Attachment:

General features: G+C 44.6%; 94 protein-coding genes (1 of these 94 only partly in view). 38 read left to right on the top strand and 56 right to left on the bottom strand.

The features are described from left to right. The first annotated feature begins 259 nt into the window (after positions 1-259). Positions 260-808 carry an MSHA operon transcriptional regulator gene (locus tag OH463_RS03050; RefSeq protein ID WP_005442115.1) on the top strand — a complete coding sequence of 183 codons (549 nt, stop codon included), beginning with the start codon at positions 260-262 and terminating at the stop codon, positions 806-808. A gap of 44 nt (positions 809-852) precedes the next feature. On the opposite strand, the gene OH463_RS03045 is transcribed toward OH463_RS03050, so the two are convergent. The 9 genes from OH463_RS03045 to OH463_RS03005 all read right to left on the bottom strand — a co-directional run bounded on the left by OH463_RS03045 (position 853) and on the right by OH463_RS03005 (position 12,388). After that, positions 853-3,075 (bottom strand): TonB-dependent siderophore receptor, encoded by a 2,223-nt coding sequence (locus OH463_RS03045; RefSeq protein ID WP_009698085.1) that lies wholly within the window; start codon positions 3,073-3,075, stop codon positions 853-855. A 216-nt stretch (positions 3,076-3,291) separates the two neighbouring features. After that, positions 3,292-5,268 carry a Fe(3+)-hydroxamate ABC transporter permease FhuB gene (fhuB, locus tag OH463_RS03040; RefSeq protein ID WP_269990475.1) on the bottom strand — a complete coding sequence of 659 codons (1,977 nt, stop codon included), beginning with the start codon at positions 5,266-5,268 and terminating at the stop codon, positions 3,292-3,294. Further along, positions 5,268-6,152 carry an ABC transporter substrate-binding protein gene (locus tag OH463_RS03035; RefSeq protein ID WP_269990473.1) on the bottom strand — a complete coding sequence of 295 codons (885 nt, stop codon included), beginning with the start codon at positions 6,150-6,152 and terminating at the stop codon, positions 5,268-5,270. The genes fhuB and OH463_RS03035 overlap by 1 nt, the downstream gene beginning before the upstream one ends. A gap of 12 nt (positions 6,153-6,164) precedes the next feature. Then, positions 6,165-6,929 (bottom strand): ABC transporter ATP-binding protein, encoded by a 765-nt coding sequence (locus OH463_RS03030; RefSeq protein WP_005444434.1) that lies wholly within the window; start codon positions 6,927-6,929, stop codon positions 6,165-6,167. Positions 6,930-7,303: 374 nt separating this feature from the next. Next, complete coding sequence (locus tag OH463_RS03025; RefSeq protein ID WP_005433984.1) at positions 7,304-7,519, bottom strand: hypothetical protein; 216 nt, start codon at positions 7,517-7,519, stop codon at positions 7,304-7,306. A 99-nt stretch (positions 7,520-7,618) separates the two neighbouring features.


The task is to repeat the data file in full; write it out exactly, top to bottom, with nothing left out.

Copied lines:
General features: G+C 44.6%; 94 protein-coding genes (1 of these 94 only partly in view). 38 read left to right on the top strand and 56 right to left on the bottom strand.

The features are described from left to right. The first annotated feature begins 259 nt into the window (after positions 1-259). Positions 260-808 carry an MSHA operon transcriptional regulator gene (locus tag OH463_RS03050; RefSeq protein ID WP_005442115.1) on the top strand — a complete coding sequence of 183 codons (549 nt, stop codon included), beginning with the start codon at positions 260-262 and terminating at the stop codon, positions 806-808. A gap of 44 nt (positions 809-852) precedes the next feature. On the opposite strand, the gene OH463_RS03045 is transcribed toward OH463_RS03050, so the two are convergent. The 9 genes from OH463_RS03045 to OH463_RS03005 all read right to left on the bottom strand — a co-directional run bounded on the left by OH463_RS03045 (position 853) and on the right by OH463_RS03005 (position 12,388). After that, positions 853-3,075 (bottom strand): TonB-dependent siderophore receptor, encoded by a 2,223-nt coding sequence (locus OH463_RS03045; RefSeq protein ID WP_009698085.1) that lies wholly within the window; start codon positions 3,073-3,075, stop codon positions 853-855. A 216-nt stretch (positions 3,076-3,291) separates the two neighbouring features. After that, positions 3,292-5,268 carry a Fe(3+)-hydroxamate ABC transporter permease FhuB gene (fhuB, locus tag OH463_RS03040; RefSeq protein ID WP_269990475.1) on the bottom strand — a complete coding sequence of 659 codons (1,977 nt, stop codon included), beginning with the start codon at positions 5,266-5,268 and terminating at the stop codon, positions 3,292-3,294. Further along, positions 5,268-6,152 carry an ABC transporter substrate-binding protein gene (locus tag OH463_RS03035; RefSeq protein ID WP_269990473.1) on the bottom strand — a complete coding sequence of 295 codons (885 nt, stop codon included), beginning with the start codon at positions 6,150-6,152 and terminating at the stop codon, positions 5,268-5,270. The genes fhuB and OH463_RS03035 overlap by 1 nt, the downstream gene beginning before the upstream one ends. A gap of 12 nt (positions 6,153-6,164) precedes the next feature. Then, positions 6,165-6,929 (bottom strand): ABC transporter ATP-binding protein, encoded by a 765-nt coding sequence (locus OH463_RS03030; RefSeq protein WP_005444434.1) that lies wholly within the window; start codon positions 6,927-6,929, stop codon positions 6,165-6,167. Positions 6,930-7,303: 374 nt separating this feature from the next. Next, complete coding sequence (locus tag OH463_RS03025; RefSeq protein ID WP_005433984.1) at positions 7,304-7,519, bottom strand: hypothetical protein; 216 nt, start codon at positions 7,517-7,519, stop codon at positions 7,304-7,306. A 99-nt stretch (positions 7,520-7,618) separates the two neighbouring features.